Ritual is missing from modern life. We have routine but ritual is still missing. People have their 9-5 jobs, they take the same route to work everyday but it’s not a ritual. If you drove the route to work everyday and took deep, meditative breaths at every stop sign or red light that would be a ritual.
Rituals are often associated with a community or religion. Rituals have been around for all of human history. They are part of the reason community and religious groups mean so much in the life of members.
Community In Modern Life
A possible reason for the epidemic of anxiety and depression in the modern era is the decrease in membership of religious and community group. People have their friends and family, but often no larger group that gives them a sense of identity. Communities are large or small social units with something in common. Communities often have weekly or monthly events that bring together all the members,
These ritualistic meetings create a cohesion and friendship between members.
Sunday Dinners At My Home
A ritual I engage in is Sunday dinners at my home. Every Sunday I invite family and friends over for dinner. I prepare the food and guests bring the drinks and it’s a lot of fun. Having the dinner on a Sunday serves 2 purposes. Since it’s the same day of the week it creates a ritual, I know no matter what I am doing the rest of the week my Sunday dinner will bring happiness and community into my home. It also makes it easier for the guests. People often have a hard time balancing their schedules and making plans with flaky people. Simply, Sunday evening is always Sunday evening.
Family Dinners Are A Necessity
Having family dinners is an experience I need to thank my parents for. We would have had them everyday if it was possible. During weeknights everyone has a different schedule. One of my siblings of I could have had a sports game or practice, and one of my parents could have been working late. Family dinners on weeknights were not always possible, but we always managed to get together for dinners on weekends.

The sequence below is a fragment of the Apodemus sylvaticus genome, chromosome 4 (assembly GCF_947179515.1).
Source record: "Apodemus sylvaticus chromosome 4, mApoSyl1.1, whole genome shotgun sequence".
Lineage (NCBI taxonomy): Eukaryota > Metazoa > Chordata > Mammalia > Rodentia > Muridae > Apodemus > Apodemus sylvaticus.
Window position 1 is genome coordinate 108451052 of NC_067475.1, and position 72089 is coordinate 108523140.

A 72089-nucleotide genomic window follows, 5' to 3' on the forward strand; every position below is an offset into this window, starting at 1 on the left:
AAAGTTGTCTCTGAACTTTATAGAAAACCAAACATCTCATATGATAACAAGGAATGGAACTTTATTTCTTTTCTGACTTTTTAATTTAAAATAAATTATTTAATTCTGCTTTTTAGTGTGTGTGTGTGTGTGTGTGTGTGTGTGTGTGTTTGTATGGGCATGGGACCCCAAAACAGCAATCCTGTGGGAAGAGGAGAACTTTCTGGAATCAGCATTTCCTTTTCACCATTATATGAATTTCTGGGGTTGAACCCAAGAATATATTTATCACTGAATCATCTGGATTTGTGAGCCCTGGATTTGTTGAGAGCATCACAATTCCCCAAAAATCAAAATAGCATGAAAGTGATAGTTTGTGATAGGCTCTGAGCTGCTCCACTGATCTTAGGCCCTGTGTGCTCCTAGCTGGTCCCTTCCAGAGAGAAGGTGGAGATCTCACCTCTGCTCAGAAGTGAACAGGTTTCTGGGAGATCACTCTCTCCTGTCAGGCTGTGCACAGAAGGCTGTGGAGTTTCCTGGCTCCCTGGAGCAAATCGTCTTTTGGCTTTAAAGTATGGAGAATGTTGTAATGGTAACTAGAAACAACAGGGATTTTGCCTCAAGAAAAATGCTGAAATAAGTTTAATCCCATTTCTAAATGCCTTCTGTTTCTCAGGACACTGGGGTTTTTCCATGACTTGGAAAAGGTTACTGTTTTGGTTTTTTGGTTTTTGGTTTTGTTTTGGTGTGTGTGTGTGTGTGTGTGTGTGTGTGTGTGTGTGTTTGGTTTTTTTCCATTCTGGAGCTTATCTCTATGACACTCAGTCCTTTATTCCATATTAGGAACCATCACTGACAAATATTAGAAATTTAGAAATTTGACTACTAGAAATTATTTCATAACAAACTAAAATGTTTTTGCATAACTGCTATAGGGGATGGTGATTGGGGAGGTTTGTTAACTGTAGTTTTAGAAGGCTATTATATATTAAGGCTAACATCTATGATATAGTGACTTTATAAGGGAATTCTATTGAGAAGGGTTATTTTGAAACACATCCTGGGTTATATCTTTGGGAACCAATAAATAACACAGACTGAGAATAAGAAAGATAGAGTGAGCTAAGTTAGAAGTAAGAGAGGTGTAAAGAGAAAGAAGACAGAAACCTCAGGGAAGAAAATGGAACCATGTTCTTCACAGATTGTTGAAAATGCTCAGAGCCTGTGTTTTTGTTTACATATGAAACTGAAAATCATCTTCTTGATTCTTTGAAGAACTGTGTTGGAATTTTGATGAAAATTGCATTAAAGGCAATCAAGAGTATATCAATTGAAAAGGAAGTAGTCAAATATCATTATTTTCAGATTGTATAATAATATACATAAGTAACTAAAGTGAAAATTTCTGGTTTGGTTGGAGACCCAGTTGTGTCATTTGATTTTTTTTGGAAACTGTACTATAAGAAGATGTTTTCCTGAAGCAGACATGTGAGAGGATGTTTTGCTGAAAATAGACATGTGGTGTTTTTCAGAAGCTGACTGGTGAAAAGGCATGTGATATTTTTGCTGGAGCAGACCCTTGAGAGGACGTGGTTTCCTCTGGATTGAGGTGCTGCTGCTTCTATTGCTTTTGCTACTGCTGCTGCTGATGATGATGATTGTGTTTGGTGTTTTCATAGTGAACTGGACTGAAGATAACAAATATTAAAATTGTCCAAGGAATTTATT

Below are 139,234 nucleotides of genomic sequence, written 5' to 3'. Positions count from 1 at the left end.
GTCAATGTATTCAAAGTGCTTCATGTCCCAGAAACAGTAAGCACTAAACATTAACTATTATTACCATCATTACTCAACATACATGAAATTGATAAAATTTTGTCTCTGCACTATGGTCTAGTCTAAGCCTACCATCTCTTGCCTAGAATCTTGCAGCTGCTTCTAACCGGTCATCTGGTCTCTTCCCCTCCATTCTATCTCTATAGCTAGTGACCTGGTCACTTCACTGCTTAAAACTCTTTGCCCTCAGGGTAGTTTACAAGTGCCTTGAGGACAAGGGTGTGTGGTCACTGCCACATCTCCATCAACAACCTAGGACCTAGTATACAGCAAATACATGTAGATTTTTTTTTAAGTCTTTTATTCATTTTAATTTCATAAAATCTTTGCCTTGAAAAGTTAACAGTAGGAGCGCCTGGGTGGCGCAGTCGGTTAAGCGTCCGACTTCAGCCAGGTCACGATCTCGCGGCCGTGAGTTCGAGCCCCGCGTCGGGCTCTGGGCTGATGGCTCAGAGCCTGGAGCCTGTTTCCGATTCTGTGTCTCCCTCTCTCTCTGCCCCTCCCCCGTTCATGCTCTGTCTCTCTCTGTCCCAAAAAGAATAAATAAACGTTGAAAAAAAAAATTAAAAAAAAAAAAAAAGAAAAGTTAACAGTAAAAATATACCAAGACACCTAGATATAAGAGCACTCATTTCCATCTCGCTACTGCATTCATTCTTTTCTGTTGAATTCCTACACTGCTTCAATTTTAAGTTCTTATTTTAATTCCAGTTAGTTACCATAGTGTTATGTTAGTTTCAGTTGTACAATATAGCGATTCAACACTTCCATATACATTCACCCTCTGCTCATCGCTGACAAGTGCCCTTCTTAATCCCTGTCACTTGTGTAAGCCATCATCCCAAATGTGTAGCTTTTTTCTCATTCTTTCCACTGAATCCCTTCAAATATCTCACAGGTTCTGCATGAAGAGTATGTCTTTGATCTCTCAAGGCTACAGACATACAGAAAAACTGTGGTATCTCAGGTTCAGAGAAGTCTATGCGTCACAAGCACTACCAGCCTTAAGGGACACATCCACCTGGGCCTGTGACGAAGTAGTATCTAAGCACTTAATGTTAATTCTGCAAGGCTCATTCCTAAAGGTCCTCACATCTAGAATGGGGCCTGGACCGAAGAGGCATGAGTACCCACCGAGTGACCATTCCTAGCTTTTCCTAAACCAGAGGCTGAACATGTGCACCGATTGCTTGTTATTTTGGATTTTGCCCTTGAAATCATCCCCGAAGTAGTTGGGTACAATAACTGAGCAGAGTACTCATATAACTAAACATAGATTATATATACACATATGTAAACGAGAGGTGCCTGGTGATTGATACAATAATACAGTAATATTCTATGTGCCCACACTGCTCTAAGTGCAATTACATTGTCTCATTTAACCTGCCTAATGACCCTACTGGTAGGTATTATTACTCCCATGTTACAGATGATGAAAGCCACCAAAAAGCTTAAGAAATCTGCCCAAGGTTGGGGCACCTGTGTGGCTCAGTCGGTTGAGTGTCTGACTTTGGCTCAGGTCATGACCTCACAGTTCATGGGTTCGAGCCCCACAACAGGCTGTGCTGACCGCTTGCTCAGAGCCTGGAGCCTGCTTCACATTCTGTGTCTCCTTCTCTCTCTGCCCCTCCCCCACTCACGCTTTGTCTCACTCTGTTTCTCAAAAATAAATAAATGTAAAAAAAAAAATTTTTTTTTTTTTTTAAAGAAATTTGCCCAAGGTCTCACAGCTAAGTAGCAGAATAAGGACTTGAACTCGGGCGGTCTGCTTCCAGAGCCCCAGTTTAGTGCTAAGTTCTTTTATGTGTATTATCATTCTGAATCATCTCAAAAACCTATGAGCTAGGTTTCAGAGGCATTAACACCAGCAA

They were old-school family dinners. No technology allowed, no elbows on the table, no cursing or improper dinner table topics. For most modern families those dinners are impossible. Parents can’t get their kids off their phones and hold a conversation at the dinner table. Thankfully I was raised before cell phones were as universal as they are now.
Keep it Simple (Family + Real Food)
Family dinners aren’t hard to orchestrate and they don’t need to be as strict as my family’s. They should simply have the whole family, no technology, and good food. Family meals help to build strong families. We live in a world where children can feed themselves (microwave, refrigerator, and Uber eats), and the parents can outsource raising the child (daycare, state sponsored or private). In these easier times (aka times of greater economic output) there are many shortcuts we can take in life.
These shortcuts should be kept away from family life. Family life is predicated on love and trust. Love and trust are completely outside the realm of efficiency and technological innovations.
Love and Economics: Why the Laissez-Faire Family Doesn’t Work by Jennifer Roback-Morse (Amazon)